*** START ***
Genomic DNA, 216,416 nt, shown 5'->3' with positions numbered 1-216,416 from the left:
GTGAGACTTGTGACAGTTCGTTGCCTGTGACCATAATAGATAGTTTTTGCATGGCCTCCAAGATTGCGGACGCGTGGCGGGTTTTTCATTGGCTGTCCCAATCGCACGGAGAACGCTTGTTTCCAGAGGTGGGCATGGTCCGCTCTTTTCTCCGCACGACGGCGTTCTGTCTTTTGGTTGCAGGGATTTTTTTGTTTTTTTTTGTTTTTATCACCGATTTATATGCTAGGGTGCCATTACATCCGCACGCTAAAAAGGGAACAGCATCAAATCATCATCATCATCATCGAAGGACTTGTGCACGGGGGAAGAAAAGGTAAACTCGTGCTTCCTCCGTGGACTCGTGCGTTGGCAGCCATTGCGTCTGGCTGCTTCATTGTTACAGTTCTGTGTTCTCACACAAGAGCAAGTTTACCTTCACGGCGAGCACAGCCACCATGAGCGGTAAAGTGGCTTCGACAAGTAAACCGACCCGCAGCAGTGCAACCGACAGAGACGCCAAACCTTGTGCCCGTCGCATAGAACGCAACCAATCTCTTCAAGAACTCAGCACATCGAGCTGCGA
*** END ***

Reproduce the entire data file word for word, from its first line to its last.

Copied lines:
Genomic DNA, 216,416 nt, shown 5'->3' with positions numbered 1-216,416 from the left:
GTGAGACTTGTGACAGTTCGTTGCCTGTGACCATAATAGATAGTTTTTGCATGGCCTCCAAGATTGCGGACGCGTGGCGGGTTTTTCATTGGCTGTCCCAATCGCACGGAGAACGCTTGTTTCCAGAGGTGGGCATGGTCCGCTCTTTTCTCCGCACGACGGCGTTCTGTCTTTTGGTTGCAGGGATTTTTTTGTTTTTTTTTGTTTTTATCACCGATTTATATGCTAGGGTGCCATTACATCCGCACGCTAAAAAGGGAACAGCATCAAATCATCATCATCATCATCGAAGGACTTGTGCACGGGGGAAGAAAAGGTAAACTCGTGCTTCCTCCGTGGACTCGTGCGTTGGCAGCCATTGCGTCTGGCTGCTTCATTGTTACAGTTCTGTGTTCTCACACAAGAGCAAGTTTACCTTCACGGCGAGCACAGCCACCATGAGCGGTAAAGTGGCTTCGACAAGTAAACCGACCCGCAGCAGTGCAACCGACAGAGACGCCAAACCTTGTGCCCGTCGCATAGAACGCAACCAATCTCTTCAAGAACTCAGCACATCGAGCTGCGA